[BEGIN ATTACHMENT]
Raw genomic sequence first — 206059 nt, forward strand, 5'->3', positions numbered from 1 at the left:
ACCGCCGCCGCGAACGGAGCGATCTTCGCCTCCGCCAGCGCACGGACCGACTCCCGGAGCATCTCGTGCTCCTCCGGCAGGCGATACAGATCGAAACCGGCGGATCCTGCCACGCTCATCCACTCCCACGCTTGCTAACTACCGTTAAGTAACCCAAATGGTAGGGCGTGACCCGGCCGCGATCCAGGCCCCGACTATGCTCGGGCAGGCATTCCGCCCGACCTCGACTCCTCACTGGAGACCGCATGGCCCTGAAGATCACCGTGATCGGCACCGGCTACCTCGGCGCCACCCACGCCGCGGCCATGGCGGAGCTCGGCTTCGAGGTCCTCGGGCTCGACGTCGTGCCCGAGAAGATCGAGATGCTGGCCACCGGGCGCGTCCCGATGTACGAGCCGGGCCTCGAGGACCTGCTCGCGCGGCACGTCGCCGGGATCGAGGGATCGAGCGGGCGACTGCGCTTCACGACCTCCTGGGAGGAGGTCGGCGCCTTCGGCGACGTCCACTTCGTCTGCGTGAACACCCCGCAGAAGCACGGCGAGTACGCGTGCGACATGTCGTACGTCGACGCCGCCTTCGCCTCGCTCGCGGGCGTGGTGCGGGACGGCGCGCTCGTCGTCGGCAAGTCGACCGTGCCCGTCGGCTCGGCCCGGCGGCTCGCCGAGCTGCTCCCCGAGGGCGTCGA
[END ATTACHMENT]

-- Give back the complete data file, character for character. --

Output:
Raw genomic sequence first — 206059 nt, forward strand, 5'->3', positions numbered from 1 at the left:
ACCGCCGCCGCGAACGGAGCGATCTTCGCCTCCGCCAGCGCACGGACCGACTCCCGGAGCATCTCGTGCTCCTCCGGCAGGCGATACAGATCGAAACCGGCGGATCCTGCCACGCTCATCCACTCCCACGCTTGCTAACTACCGTTAAGTAACCCAAATGGTAGGGCGTGACCCGGCCGCGATCCAGGCCCCGACTATGCTCGGGCAGGCATTCCGCCCGACCTCGACTCCTCACTGGAGACCGCATGGCCCTGAAGATCACCGTGATCGGCACCGGCTACCTCGGCGCCACCCACGCCGCGGCCATGGCGGAGCTCGGCTTCGAGGTCCTCGGGCTCGACGTCGTGCCCGAGAAGATCGAGATGCTGGCCACCGGGCGCGTCCCGATGTACGAGCCGGGCCTCGAGGACCTGCTCGCGCGGCACGTCGCCGGGATCGAGGGATCGAGCGGGCGACTGCGCTTCACGACCTCCTGGGAGGAGGTCGGCGCCTTCGGCGACGTCCACTTCGTCTGCGTGAACACCCCGCAGAAGCACGGCGAGTACGCGTGCGACATGTCGTACGTCGACGCCGCCTTCGCCTCGCTCGCGGGCGTGGTGCGGGACGGCGCGCTCGTCGTCGGCAAGTCGACCGTGCCCGTCGGCTCGGCCCGGCGGCTCGCCGAGCTGCTCCCCGAGGGCGTCGA